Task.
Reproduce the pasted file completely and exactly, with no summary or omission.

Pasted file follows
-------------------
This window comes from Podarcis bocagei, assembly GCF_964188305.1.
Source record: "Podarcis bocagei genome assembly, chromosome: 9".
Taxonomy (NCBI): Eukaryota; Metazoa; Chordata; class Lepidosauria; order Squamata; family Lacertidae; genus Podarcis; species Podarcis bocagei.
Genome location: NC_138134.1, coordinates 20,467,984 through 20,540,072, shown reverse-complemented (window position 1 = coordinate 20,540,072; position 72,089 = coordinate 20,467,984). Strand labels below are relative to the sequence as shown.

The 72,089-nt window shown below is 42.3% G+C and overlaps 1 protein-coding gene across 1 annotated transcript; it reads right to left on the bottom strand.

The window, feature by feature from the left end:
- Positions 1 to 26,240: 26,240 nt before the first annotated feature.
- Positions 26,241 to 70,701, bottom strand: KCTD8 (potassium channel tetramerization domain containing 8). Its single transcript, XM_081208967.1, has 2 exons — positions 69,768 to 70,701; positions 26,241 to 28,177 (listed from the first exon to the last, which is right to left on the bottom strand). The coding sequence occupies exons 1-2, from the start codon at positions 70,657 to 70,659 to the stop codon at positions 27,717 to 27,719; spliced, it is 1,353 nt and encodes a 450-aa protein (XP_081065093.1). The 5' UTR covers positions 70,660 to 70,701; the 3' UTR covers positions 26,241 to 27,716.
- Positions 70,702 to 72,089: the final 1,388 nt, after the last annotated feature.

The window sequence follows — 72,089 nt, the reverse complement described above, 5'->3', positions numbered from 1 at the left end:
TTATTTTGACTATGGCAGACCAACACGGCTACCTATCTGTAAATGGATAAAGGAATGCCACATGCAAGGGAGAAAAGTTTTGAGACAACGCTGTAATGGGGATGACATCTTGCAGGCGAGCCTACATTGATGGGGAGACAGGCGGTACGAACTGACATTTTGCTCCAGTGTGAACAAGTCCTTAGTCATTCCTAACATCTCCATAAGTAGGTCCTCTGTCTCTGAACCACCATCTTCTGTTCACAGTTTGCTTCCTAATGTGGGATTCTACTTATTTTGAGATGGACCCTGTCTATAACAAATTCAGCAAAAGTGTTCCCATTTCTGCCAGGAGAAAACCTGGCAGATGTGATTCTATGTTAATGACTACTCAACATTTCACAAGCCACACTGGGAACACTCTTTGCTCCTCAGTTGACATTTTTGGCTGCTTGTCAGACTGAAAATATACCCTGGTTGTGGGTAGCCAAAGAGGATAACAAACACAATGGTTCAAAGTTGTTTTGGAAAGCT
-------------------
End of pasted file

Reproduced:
This window comes from Podarcis bocagei, assembly GCF_964188305.1.
Source record: "Podarcis bocagei genome assembly, chromosome: 9".
Taxonomy (NCBI): Eukaryota; Metazoa; Chordata; class Lepidosauria; order Squamata; family Lacertidae; genus Podarcis; species Podarcis bocagei.
Genome location: NC_138134.1, coordinates 20,467,984 through 20,540,072, shown reverse-complemented (window position 1 = coordinate 20,540,072; position 72,089 = coordinate 20,467,984). Strand labels below are relative to the sequence as shown.

The 72,089-nt window shown below is 42.3% G+C and overlaps 1 protein-coding gene across 1 annotated transcript; it reads right to left on the bottom strand.

The window, feature by feature from the left end:
- Positions 1 to 26,240: 26,240 nt before the first annotated feature.
- Positions 26,241 to 70,701, bottom strand: KCTD8 (potassium channel tetramerization domain containing 8). Its single transcript, XM_081208967.1, has 2 exons — positions 69,768 to 70,701; positions 26,241 to 28,177 (listed from the first exon to the last, which is right to left on the bottom strand). The coding sequence occupies exons 1-2, from the start codon at positions 70,657 to 70,659 to the stop codon at positions 27,717 to 27,719; spliced, it is 1,353 nt and encodes a 450-aa protein (XP_081065093.1). The 5' UTR covers positions 70,660 to 70,701; the 3' UTR covers positions 26,241 to 27,716.
- Positions 70,702 to 72,089: the final 1,388 nt, after the last annotated feature.

The window sequence follows — 72,089 nt, the reverse complement described above, 5'->3', positions numbered from 1 at the left end:
TTATTTTGACTATGGCAGACCAACACGGCTACCTATCTGTAAATGGATAAAGGAATGCCACATGCAAGGGAGAAAAGTTTTGAGACAACGCTGTAATGGGGATGACATCTTGCAGGCGAGCCTACATTGATGGGGAGACAGGCGGTACGAACTGACATTTTGCTCCAGTGTGAACAAGTCCTTAGTCATTCCTAACATCTCCATAAGTAGGTCCTCTGTCTCTGAACCACCATCTTCTGTTCACAGTTTGCTTCCTAATGTGGGATTCTACTTATTTTGAGATGGACCCTGTCTATAACAAATTCAGCAAAAGTGTTCCCATTTCTGCCAGGAGAAAACCTGGCAGATGTGATTCTATGTTAATGACTACTCAACATTTCACAAGCCACACTGGGAACACTCTTTGCTCCTCAGTTGACATTTTTGGCTGCTTGTCAGACTGAAAATATACCCTGGTTGTGGGTAGCCAAAGAGGATAACAAACACAATGGTTCAAAGTTGTTTTGGAAAGCT